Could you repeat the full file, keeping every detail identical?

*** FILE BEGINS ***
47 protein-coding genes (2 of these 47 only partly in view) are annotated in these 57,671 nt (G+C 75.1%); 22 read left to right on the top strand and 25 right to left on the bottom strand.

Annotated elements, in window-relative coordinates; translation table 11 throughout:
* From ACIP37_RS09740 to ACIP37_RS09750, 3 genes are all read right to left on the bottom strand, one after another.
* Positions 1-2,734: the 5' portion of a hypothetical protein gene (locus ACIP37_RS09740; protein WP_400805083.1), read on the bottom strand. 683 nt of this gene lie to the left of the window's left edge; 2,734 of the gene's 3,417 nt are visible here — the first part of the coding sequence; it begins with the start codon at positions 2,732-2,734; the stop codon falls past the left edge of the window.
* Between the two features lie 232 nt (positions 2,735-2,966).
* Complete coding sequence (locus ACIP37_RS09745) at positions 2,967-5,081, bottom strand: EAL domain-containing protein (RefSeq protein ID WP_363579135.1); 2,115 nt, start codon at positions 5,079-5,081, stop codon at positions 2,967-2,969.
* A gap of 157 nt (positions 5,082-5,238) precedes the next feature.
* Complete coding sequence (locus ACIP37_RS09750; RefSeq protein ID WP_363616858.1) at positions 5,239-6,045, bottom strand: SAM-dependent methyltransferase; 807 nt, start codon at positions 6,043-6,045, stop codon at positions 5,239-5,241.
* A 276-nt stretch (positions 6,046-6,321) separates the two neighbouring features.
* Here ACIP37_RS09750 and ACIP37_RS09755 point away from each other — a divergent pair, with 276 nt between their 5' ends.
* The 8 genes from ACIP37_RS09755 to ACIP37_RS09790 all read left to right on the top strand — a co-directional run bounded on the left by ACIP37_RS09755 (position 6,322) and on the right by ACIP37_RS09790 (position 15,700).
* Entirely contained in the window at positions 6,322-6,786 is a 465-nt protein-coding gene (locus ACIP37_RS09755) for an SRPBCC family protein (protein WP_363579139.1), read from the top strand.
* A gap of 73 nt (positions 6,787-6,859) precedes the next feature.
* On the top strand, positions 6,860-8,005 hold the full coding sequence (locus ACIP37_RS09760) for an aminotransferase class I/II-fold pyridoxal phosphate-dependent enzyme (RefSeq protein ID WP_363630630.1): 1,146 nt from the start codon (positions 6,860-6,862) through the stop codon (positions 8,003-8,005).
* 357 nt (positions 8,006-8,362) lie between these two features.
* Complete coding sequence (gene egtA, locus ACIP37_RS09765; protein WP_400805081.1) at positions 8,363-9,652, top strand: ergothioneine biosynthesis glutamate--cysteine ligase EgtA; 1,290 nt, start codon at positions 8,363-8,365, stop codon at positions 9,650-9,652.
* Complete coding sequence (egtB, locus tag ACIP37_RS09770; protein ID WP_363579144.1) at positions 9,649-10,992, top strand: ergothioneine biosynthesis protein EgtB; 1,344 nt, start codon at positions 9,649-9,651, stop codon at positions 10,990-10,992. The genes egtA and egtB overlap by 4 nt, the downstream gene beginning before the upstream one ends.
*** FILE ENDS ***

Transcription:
47 protein-coding genes (2 of these 47 only partly in view) are annotated in these 57,671 nt (G+C 75.1%); 22 read left to right on the top strand and 25 right to left on the bottom strand.

Annotated elements, in window-relative coordinates; translation table 11 throughout:
* From ACIP37_RS09740 to ACIP37_RS09750, 3 genes are all read right to left on the bottom strand, one after another.
* Positions 1-2,734: the 5' portion of a hypothetical protein gene (locus ACIP37_RS09740; protein WP_400805083.1), read on the bottom strand. 683 nt of this gene lie to the left of the window's left edge; 2,734 of the gene's 3,417 nt are visible here — the first part of the coding sequence; it begins with the start codon at positions 2,732-2,734; the stop codon falls past the left edge of the window.
* Between the two features lie 232 nt (positions 2,735-2,966).
* Complete coding sequence (locus ACIP37_RS09745) at positions 2,967-5,081, bottom strand: EAL domain-containing protein (RefSeq protein ID WP_363579135.1); 2,115 nt, start codon at positions 5,079-5,081, stop codon at positions 2,967-2,969.
* A gap of 157 nt (positions 5,082-5,238) precedes the next feature.
* Complete coding sequence (locus ACIP37_RS09750; RefSeq protein ID WP_363616858.1) at positions 5,239-6,045, bottom strand: SAM-dependent methyltransferase; 807 nt, start codon at positions 6,043-6,045, stop codon at positions 5,239-5,241.
* A 276-nt stretch (positions 6,046-6,321) separates the two neighbouring features.
* Here ACIP37_RS09750 and ACIP37_RS09755 point away from each other — a divergent pair, with 276 nt between their 5' ends.
* The 8 genes from ACIP37_RS09755 to ACIP37_RS09790 all read left to right on the top strand — a co-directional run bounded on the left by ACIP37_RS09755 (position 6,322) and on the right by ACIP37_RS09790 (position 15,700).
* Entirely contained in the window at positions 6,322-6,786 is a 465-nt protein-coding gene (locus ACIP37_RS09755) for an SRPBCC family protein (protein WP_363579139.1), read from the top strand.
* A gap of 73 nt (positions 6,787-6,859) precedes the next feature.
* On the top strand, positions 6,860-8,005 hold the full coding sequence (locus ACIP37_RS09760) for an aminotransferase class I/II-fold pyridoxal phosphate-dependent enzyme (RefSeq protein ID WP_363630630.1): 1,146 nt from the start codon (positions 6,860-6,862) through the stop codon (positions 8,003-8,005).
* 357 nt (positions 8,006-8,362) lie between these two features.
* Complete coding sequence (gene egtA, locus ACIP37_RS09765; protein WP_400805081.1) at positions 8,363-9,652, top strand: ergothioneine biosynthesis glutamate--cysteine ligase EgtA; 1,290 nt, start codon at positions 8,363-8,365, stop codon at positions 9,650-9,652.
* Complete coding sequence (egtB, locus tag ACIP37_RS09770; protein ID WP_363579144.1) at positions 9,649-10,992, top strand: ergothioneine biosynthesis protein EgtB; 1,344 nt, start codon at positions 9,649-9,651, stop codon at positions 10,990-10,992. The genes egtA and egtB overlap by 4 nt, the downstream gene beginning before the upstream one ends.